Three Steps to Deploying a Connected Firm Strategy
As clients continually increase their requirements for billing, pricing, staffing, and other business practices, firms face the imperative of better connecting their people, processes, and data to meet client expectations. Despite many advances in technology and data science, many firm leaders remain hesitant to drive change within their firms, fearing it will prove too overwhelming for their professionals.
During the LegalWeek session “The Journey to Becoming a Connected Firm,” Josh Clark, Vice President of Sales Engineering at Intapp, spoke with a panel of law firm executives about how adopting new processes and connected firm technology can help legal professionals improve client service delivery. The panelists shared their own experiences migrating to a connected firm strategy, and discussed various ways to establish a scalable data foundation, improve market plans, and other key steps along the path.
Start with Small, Individual Goals
When it comes to fostering change within a firm, many firm leaders don’t even know where to begin. Tom Baldwin, Partner at Fireman & Company, shared that simply starting a conversation with executives and team leaders can reveal the firm’s most pressing business issues.
“We found that, to be really successful, [we need to be] meeting with firm leadership and understanding their business objectives,” he said. “One of the first things that we try and do is establish some objectives that the firm may want to achieve through their data journey, and start small.”
Rather than trying to address all objectives at once, firms should begin with one or two focused goals. Starting with a smaller scope of work alleviates some of the apprehension around change.
Embrace the Client Perspective
In addition to establishing internal goals, firms should also consider their clients’ objectives. Todd Arritola, Chief Business Development Officer at Winstead, explained how his firm addresses client expectations by trying to adopt a similar mindset.
“Our clients think about the industry that they’re in, and that’s the expertise and advice that they seek,” Arritola said. “They aren’t necessarily tied to a specific practice within our firm.”
Although practice groups remain an important part of firms, looking at matters through the eyes of their clients — that is, through an industry and market perspective — can help firms improve client service delivery.
“We’re moving to a much more industry-driven perspective to deliver value to our customers and clients,” Arritola said. “[We can] bring in much more cross-practice opportunities to our clients when we look through the industry lens versus a specific practice group lens.”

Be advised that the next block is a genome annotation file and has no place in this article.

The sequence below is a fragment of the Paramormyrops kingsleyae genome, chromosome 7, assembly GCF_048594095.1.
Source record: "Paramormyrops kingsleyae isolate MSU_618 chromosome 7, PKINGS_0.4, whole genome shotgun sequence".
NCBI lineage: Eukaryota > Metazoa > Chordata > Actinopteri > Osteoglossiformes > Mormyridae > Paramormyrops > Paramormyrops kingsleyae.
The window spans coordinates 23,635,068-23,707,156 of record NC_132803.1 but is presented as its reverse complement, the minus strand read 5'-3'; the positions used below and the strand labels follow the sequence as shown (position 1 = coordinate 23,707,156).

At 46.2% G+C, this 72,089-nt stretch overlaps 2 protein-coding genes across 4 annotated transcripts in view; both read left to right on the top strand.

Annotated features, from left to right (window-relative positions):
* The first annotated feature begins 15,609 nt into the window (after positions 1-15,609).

Dan Surowiec, Global Chief Information Officer at Baker McKenzie, also encouraged firms to listen to direct client feedback to reveal problems within the firm that leaders might not have previously recognized.
“Several years ago, client feedback indicated that our quality could be a little patchy, so we spent quite a bit of time focusing on what we could do to improve the quality of our legal services,” Surowiec shared. “It soon became pretty easy for us to see that, across all of our offices, we were [using] different processes and different technology. There was so much time wasted with [our professionals] reaching out to different teams around the world, just to make sure that they were always equipping themselves with the latest information,” Surowiec added.
By listening to client feedback, Baker McKenzie staff discovered the cause of their inconsistent service and could address the problem in a way that best suited their clients.
Provide Better Service by Building a Connected Firm
Perhaps the best way for firms to improve client experience is by investing in cloud-based connected firm management tools. Connected firm management platforms collect and store information in a single, unified system, allowing easy and quick access to data and insights. This type of software also helps teams collaborate and communicate with one another or with other clients and partners.
To improve efficiency and consistency, Baker McKenzie created its own connected firm system, Baker Client Intelligence (Baker CI). “Baker CI allows client managers to be equipped with the information they need to provide context, data, status, or whatever is needed by the client or partner at a moment’s notice,” explained Surowiec. “By having all this information in one place, [we have] more clarity around the knowledge and expertise of our people. It helps us plan, staff, and execute on these new mandates as they come in.”
Because building a connected firm is a daunting and time-consuming task, many professional service firms are turning to purpose-built solutions like Intapp. Intapp — AI- and cloud-based software designed with the needs of professional services firms in mind — provides a complete client and engagement lifecycle management solution. The software connects internal proprietary data with third-party data and other systems of record, and provides AI-based insights to help inform decision-making tasks. Best of all, firms can easily configure Intapp to match their unique needs and provide an intuitive experience for professionals of all technical levels.
Once a firm has identified its own problems and goals as well as those of its clients, it can take advantage of connected firm management tools to address those objectives. The firm can begin implementing new processes, manage data more efficiently, and start making the changes needed to stay competitive in the rapidly changing industry.
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